There was a red-hot competition when a towering Stawell landmark went to weekend auction.
The Victorian town’s historic fire station fetched $360,000, well above its envisaged $200,000 sale price.
Monaghan estate agent Terry Monaghan said the converted Victorian Romanesque-style building in the Wimmera region ignited interest from buyers across Victoria.
But it sold to a local chiropractor who needed more space.
There were seven disappointed buyers.
“Anything with a tower or steeple, people go crazy,” Mr Monaghan said.
The heritage-protected station and adjoining bell tower date back to the 1880s when designed by architect George Inskip for the volunteer fire brigade.
It was sold by the Country Fire Authority in 1991 for $48,000 before being bought by the current vendors in 2008 at $151,000. They then converted the first floor into an open-style apartment.
The station was one of the first buildings in Stawell, 230 kilometres from the Melbourne CBD.
Set in an elevated position, the tower offers views over the town and towards the Grampians National Park.
Heritage Victoria lists it as one of the few intact 19th-century fire stations with a bell tower remaining in Victoria.
Another historic property for sale in Stawell is at 17 Leslie Street, which was built as the home for Stawell’s first police superintendent in 1869.
Agent Ross Matthews has it listed at $465,000.
There were 1472 homes taken to auction across the combined capital cities this week, increasing from 1026 over the prior week, although still much lower than the 2300 this week last year.
CoreLogic’s preliminary results put the national clearance rate at 58.8 per cent, up from last week’s final clearance rate of 50.4 per cent.
The same time last year saw the clearance rate at 62.1 per cent.
“Once final results are collected, the final clearance rate will most likely revise down to the low 50 per cent range,” auction analyst Kevin Brogan said.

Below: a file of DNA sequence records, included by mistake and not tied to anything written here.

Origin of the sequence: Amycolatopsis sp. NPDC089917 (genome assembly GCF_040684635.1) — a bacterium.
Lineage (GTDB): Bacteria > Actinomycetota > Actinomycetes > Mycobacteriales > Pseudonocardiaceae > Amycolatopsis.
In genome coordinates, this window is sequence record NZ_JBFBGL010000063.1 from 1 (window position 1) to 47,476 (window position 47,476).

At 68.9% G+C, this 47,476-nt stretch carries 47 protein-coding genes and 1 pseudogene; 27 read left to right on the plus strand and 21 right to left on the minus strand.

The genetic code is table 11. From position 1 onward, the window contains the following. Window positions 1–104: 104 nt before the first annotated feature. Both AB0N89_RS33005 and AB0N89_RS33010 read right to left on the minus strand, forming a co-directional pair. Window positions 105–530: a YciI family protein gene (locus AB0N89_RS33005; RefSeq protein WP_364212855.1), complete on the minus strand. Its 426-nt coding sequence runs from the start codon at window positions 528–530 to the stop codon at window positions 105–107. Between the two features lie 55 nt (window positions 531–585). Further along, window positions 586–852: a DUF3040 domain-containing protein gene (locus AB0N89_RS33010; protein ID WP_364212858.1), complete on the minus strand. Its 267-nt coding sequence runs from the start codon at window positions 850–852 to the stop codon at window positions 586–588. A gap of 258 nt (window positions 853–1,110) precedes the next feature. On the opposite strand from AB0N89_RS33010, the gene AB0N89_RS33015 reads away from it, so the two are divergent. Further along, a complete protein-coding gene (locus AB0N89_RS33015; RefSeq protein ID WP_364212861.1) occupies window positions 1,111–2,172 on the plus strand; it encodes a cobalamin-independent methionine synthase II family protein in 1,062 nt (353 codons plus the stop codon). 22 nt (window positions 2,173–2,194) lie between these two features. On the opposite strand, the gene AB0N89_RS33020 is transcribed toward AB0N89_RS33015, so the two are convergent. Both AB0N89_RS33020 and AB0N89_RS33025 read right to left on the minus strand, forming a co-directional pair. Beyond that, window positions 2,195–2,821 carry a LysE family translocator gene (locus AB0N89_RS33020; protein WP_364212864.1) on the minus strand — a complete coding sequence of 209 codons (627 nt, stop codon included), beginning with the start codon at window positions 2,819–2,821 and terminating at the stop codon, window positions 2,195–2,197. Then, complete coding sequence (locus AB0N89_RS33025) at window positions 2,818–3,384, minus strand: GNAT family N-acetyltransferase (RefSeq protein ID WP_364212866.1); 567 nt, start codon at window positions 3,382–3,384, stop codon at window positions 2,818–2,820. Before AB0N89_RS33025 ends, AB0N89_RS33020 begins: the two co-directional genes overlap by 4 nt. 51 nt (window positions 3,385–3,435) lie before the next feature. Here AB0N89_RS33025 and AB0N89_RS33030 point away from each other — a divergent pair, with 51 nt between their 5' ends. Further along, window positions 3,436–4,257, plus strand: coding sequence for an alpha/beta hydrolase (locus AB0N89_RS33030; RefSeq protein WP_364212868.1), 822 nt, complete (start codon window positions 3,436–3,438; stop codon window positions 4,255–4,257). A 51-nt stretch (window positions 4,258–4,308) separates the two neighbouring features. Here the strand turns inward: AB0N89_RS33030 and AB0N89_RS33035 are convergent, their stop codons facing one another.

In Melbourne, 678 homes were taken to auction, up from 498 over the previous week. The same week last year saw 1144 homes taken to auction across the city.
Melbourne’s preliminary auction clearance rate came in at 60 per cent, up from 53 per cent over the previous week, although lower than this time last year (63 per cent).
A South Yarra apartment sold for $1.58 million, $180,000 over reserve, when offered for the first time since it was built in 1935.
The 3/7 Alexandra Avenue offering, with Yarra River views, sold through Biggin & Scott agent Tom McCarthy who had five bidders.
The Herald Sun reported the successful buyers were from the country. They will use it as a bolt hole.
Sydney was host to 535 auctions this week, with preliminary results returning a 66.6 per cent clearance rate across the initial 326 results.
Over the previous week, 332 auctions were held across the city, and a final clearance rate of 52 per cent was recorded.
This time last year, 63 per cent of the 797 Sydney homes auctioned were successful.
The highest residential sale in Sydney from yesterday was 27A Kingsland Road, Strathfield for $2.78 million though Richardson and Wrench Strathfield.
It last sold for $1.4 million in 2005.
Across the smaller auction markets, Brisbane was the only city to see a fall in both auction volumes and the clearance rate week on week, while year on year, all capital cities saw a fall in auction volumes.
Brisbane’s priciest sale of $1.15 million was a five-bedroom, 2006-built Queenslander at 102 Belgrave Street, Morningside which had sold in 2013 for $900,000.
The nation’s cheapest result was a pre-auction sale in St Kilda at $198,500.
Hockingstuart advertised the Cosmos studio at 4/42 Waterloo Crescent as affordable. At less than 30 square metres, it last sold for $131,000 in 2007.
The late 1950s unit was marketed with a price guide of $190,000 to $209,000.
Jonathan Chancellor is editor at large at Property Observer